Uncertainty about whether the Trump administration would enforce the Affordable Care Act’s individual mandate is causing heartburn for some insurers — and it’s evident in their requests to set premiums.
Rate filings show some insurers believe the Trump administration could stop enforcing the mandate — or it’s already not being enforced, Sabrina Corlette, a research professor at Georgetown University’s Health Policy Institute, said at an event on Wednesday.
President Donald Trump, who campaigned on repealing his predecessor’s health care law, issued an executive order on Jan. 20 instructing federal agencies to ease parts of the ACA that impose a financial burden on patients or the health care industry. But the administration has not addressed the mandate specifically.
Still, Corlette emphasized that even if the Internal Revenue Service is enforcing the mandate, some people could still believe it’s not a requirement and not buy insurance. The mandate, which requires most people to buy insurance or pay a tax penalty, was meant to encourage younger, healthier people to buy coverage, helping to subsidize insurers’ costs for older, sicker Americans.
“I’m seeing in these rate filings assumptions that it will actually increase the morbidity or the overall sickness of the risk pool by as much as 20 percent,” Corlette said about insurers’ perceptions that the individual mandate could get scrapped or not enforced. She spoke at a panel on stabilizing the individual insurance market hosted by the Bipartisan Policy Center think-tank.
Brad Wilson, the president and CEO of Blue Cross Blue Shield of North Carolina, who also participated in the panel, said questions around the enforcement of the individual mandate were a factor in the company’s requested 22.9 percent rate hike for next year.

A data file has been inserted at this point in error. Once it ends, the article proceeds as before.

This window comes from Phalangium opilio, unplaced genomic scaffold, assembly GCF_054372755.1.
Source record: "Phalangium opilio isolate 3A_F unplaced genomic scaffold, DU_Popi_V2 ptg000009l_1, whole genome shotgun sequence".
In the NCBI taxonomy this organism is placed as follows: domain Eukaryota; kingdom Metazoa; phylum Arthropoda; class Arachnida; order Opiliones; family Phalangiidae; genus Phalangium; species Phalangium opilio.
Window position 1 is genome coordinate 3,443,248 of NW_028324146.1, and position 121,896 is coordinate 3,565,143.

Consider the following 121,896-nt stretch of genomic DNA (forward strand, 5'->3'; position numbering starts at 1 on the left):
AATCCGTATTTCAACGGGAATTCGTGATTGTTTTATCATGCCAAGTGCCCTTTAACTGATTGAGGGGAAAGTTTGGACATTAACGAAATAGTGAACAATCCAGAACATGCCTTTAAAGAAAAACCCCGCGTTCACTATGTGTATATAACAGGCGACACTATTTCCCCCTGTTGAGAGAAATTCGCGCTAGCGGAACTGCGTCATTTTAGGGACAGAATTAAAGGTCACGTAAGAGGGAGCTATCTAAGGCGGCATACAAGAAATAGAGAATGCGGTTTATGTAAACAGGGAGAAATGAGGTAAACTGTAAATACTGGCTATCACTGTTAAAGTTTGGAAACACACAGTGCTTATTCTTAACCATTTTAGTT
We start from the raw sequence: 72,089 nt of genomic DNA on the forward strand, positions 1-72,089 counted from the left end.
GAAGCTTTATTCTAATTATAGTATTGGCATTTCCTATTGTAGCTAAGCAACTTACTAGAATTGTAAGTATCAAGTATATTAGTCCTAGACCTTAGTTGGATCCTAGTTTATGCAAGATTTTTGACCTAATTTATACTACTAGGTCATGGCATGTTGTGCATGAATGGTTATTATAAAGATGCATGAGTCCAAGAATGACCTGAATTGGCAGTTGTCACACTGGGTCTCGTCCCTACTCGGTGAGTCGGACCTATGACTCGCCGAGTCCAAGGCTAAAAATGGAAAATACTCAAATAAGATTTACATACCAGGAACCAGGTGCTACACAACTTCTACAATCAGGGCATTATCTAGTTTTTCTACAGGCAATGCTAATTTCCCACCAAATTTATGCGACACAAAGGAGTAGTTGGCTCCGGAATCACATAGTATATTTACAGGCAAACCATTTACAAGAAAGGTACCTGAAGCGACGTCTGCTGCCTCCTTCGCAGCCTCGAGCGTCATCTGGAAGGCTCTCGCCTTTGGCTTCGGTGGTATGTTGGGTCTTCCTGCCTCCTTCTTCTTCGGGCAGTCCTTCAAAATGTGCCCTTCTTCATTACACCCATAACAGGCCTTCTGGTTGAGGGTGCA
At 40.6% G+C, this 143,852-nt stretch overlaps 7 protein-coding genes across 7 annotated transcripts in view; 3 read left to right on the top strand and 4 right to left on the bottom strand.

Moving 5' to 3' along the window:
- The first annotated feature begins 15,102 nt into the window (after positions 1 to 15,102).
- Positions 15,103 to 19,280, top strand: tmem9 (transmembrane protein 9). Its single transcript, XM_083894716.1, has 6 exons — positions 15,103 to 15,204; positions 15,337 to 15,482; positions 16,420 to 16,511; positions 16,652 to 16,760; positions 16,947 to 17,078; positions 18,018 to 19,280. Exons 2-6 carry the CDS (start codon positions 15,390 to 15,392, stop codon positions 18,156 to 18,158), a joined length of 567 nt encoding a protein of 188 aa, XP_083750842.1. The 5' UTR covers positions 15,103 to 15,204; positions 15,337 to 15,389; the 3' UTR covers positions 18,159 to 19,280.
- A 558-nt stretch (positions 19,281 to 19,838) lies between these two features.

Other causes for the rate increase include uncertainty about the continuation of the ACA’s cost-sharing reduction payments, implementation of the law’s tax on health insurers and escalating costs, Wilson said.
The questions around the mandate aren’t new. Insurers have been particularly concerned about enforcement of the mandate, and the fate of the law’s cost-sharing reduction payments, which help subsidize health costs for low-income Americans. But the mandate has gotten less focus compared to the CSR payments, which are at the center of a pending lawsuit.
The House-passed American Health Care Act, which repeals parts of the ACA, also scraps the individual mandate. Instead, the bill would provide incentives to buy coverage using a “continuous coverage” provision that requires people to pay an extra 30 percent in premiums if they go without coverage for more than 63 days.
It’s not certain how a Senate bill would address the mandate, which Republicans generally loathe. Finance Committee Chairman Orrin Hatch (R-Utah), had previously opened the door to keeping the mandate, but then called for its repeal in a floor speech last week.
That’s left insurers to make assumptions about the mandate’s future.
“We have assumed that the coverage mandate introduced by ACA will not be enforced in 2018 and that this will have the same impact as repeal,” CareFirst Blue Cross Blue Shield said in its Maryland filing. “Based on industry and government estimates as well as actuarial judgement, we have projected that this will cause morbidity to increase by an additional 20 percent.”
Insurers’ planned premium rates are due in most states on June 21, but rates aren’t set to be finalized until September.
The individual mandate is one of the ACA’s most unpopular provisions. A Morning Consult/POLITICO poll from earlier this month found 52 percent of registered voters supported repealing the mandate under the House’s AHCA, compared to 30 percent of voters who opposed it.
Critics of the mandate have said it’s ineffective, since many younger people have opted to pay a fine for not having insurance rather than pay a monthly premium, which can be more expensive.
Still, Corlette and others during the Wednesday panel struggled to name an effective alternative.
“I’m going to channel my inner Winston Churchill and say the individual mandate is a perfectly horrible solution, except for all of the others,” she said.